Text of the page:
shows first 20 values found for each column. Therefore, if some of the
fields in input file are empty or not supplied (common in XML files),
this preview would not show the actual rows that would be inserted in
On this screen you should select whether you want to do quick data import into the database or you wish to compare the data. The quick data import only gives a progress bar and data is imported into the database without any prompting (except in case of errors). Many times, it is smart to first do the comparison to have a preview of what's going to happen.
Quick data import has three options:
If both insert and update is selected then XMLwizard first tries to insert and if that fails it then tries to update without issuing an error. Therefore, selecting both options works like "overwrite" mode - adding new and updating the existing records in the database.
When error reporting is turned on, the import stops at every error
asking you what to do. However, you can decide to skip different
kinds of errors. It is always a good idea to start with error
reporting on, and turn some of the "expected" kinds of
errors off during the import. Of course, if you just want a quick and
dirty import for some testing purposes, it's easier just to ignore
all the errors and let it run.
When import is complete, the program will report number of records
that were successfully imported and ask you if you wish to commit the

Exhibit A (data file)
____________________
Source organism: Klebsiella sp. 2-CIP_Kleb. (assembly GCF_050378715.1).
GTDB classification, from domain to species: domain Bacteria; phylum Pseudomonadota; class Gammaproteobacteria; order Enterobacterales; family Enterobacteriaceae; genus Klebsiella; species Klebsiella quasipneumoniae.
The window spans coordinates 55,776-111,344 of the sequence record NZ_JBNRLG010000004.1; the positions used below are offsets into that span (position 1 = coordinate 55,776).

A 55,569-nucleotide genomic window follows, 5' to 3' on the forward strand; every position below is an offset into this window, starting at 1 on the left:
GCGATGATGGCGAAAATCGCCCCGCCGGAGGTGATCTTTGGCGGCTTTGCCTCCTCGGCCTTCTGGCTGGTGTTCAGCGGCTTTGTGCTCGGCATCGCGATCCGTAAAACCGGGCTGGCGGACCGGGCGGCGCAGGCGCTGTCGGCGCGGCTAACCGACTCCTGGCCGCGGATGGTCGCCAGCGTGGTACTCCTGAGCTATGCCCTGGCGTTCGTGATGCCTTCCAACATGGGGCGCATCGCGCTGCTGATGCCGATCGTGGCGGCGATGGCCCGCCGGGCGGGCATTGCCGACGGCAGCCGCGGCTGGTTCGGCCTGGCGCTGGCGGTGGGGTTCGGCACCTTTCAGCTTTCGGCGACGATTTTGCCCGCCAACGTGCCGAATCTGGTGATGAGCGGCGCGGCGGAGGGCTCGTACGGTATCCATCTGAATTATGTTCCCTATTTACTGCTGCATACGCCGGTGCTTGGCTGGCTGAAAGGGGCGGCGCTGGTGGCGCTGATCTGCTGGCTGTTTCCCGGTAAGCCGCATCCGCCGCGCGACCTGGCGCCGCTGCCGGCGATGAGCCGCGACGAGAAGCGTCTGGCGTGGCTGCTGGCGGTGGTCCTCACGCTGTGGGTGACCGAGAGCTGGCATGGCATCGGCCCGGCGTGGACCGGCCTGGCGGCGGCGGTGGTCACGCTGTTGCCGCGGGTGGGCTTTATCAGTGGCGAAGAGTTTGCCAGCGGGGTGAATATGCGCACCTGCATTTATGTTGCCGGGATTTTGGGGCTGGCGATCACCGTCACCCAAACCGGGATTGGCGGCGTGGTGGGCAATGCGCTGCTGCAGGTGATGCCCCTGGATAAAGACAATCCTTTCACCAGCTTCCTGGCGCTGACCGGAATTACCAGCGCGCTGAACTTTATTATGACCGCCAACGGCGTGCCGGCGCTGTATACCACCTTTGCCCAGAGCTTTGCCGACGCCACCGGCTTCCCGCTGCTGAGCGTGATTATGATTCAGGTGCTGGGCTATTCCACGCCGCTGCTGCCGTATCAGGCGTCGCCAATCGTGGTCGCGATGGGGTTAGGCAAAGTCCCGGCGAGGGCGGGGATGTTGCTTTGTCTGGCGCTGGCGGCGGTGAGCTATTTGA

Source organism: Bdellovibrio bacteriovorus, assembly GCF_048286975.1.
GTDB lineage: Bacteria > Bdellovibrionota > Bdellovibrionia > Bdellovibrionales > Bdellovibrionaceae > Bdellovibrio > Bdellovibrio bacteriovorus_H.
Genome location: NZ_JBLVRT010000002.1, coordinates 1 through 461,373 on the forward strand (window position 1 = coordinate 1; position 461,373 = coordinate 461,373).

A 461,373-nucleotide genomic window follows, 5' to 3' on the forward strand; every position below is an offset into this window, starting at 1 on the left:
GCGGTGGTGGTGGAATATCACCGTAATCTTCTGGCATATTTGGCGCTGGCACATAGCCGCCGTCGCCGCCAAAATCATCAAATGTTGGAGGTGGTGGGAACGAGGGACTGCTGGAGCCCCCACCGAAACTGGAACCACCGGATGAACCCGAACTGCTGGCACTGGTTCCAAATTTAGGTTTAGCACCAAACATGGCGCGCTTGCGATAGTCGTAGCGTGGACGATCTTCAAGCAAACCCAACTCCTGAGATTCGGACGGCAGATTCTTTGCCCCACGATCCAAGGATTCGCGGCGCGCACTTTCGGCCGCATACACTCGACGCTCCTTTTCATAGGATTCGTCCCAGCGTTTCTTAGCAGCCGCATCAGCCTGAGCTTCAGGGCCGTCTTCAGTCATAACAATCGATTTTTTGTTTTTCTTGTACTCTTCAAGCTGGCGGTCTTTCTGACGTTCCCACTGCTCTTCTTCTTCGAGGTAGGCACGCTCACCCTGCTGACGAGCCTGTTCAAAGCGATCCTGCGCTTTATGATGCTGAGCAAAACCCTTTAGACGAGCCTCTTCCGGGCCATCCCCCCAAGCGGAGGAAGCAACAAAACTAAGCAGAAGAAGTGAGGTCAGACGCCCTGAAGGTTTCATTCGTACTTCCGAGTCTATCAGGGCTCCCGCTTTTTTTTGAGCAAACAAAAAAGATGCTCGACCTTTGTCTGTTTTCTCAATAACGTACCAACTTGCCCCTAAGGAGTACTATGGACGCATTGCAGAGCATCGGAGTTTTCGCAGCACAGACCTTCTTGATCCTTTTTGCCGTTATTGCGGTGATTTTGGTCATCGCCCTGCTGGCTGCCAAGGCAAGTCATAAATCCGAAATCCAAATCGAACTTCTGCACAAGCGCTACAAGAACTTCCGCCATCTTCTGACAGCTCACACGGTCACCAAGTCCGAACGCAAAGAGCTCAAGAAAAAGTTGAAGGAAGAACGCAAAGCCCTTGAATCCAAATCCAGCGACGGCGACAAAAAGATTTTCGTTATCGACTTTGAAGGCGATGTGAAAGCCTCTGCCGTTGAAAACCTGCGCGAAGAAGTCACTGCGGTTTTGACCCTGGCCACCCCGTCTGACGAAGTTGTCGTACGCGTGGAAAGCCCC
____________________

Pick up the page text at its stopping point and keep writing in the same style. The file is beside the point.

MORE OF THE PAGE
transaction. So, you can still decide to abort if something has gone
If you want to Compare data and select records manually you
need to select whether you want to see the records that are the same,
different (same primary key, but different values in some other
columns) or not found in database table (but present in the input
All those options require a single scan of the input file. However,
the records are shown in the resulting grid in the order they are read
from the input file, so you might have a hard time finding, for
example, five new records in a pile of 10000 existing identical
It's better to select to see only the new records in this case.
You can also select the option to see which records exist in
database, but are not present in the input file. This requires a full
scan of the database table, which is then checked against cache of
primary keys found in the input file. If you have a lot of records in
the database, this can be very slow, so it is turned off by default.
Data comparer loads all the data from the input file and checks
against Firebird database. If record has all the fields with the same
values, it is identical. If record has same values for primary
key column(s), it is different. If primary key is not found in
the database table, the record is new. Additionally, comparer
can read in all the records from database table and check that against
the input file to see which records are not found in the input file.
That option is off by default because it can work really slow if you
have a lot of records in the database.
On data comparer screen you can select individual cells in the table
to update the value in database with the value from file. Those fields
are marked with yellow color. The value in top row (light-yellow) is
the value from input file, while the value in bottom row (dark-yellow)
is the value from database. White cells mark the values that are same
in both input file and database, but are a part of row that has
different values. When all values are updated into database, both rows
will be removed from the grid automatically. You can hold down the Ctrl
key to mark multiple disconnected cells for update.